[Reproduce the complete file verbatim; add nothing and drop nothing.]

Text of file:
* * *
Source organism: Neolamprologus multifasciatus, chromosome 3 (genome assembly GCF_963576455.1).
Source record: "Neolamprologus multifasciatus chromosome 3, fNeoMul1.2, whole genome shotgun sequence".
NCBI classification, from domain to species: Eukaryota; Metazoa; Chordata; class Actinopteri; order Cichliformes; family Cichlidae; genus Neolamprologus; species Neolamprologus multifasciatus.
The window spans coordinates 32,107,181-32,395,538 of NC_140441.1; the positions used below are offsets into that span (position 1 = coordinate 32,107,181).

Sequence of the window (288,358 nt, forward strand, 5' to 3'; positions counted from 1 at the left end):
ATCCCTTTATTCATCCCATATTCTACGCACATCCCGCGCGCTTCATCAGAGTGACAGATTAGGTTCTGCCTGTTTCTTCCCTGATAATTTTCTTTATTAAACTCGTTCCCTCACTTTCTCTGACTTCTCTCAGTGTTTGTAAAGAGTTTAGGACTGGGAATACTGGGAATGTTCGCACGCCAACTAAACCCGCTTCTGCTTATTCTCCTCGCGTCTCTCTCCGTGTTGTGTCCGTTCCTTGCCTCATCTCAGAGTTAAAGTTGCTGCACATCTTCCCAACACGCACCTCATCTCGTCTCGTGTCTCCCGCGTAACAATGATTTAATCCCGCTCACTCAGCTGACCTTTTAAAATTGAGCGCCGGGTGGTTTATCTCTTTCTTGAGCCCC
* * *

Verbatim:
Source organism: Neolamprologus multifasciatus, chromosome 3 (genome assembly GCF_963576455.1).
Source record: "Neolamprologus multifasciatus chromosome 3, fNeoMul1.2, whole genome shotgun sequence".
NCBI classification, from domain to species: Eukaryota; Metazoa; Chordata; class Actinopteri; order Cichliformes; family Cichlidae; genus Neolamprologus; species Neolamprologus multifasciatus.
The window spans coordinates 32,107,181-32,395,538 of NC_140441.1; the positions used below are offsets into that span (position 1 = coordinate 32,107,181).

Sequence of the window (288,358 nt, forward strand, 5' to 3'; positions counted from 1 at the left end):
ATCCCTTTATTCATCCCATATTCTACGCACATCCCGCGCGCTTCATCAGAGTGACAGATTAGGTTCTGCCTGTTTCTTCCCTGATAATTTTCTTTATTAAACTCGTTCCCTCACTTTCTCTGACTTCTCTCAGTGTTTGTAAAGAGTTTAGGACTGGGAATACTGGGAATGTTCGCACGCCAACTAAACCCGCTTCTGCTTATTCTCCTCGCGTCTCTCTCCGTGTTGTGTCCGTTCCTTGCCTCATCTCAGAGTTAAAGTTGCTGCACATCTTCCCAACACGCACCTCATCTCGTCTCGTGTCTCCCGCGTAACAATGATTTAATCCCGCTCACTCAGCTGACCTTTTAAAATTGAGCGCCGGGTGGTTTATCTCTTTCTTGAGCCCC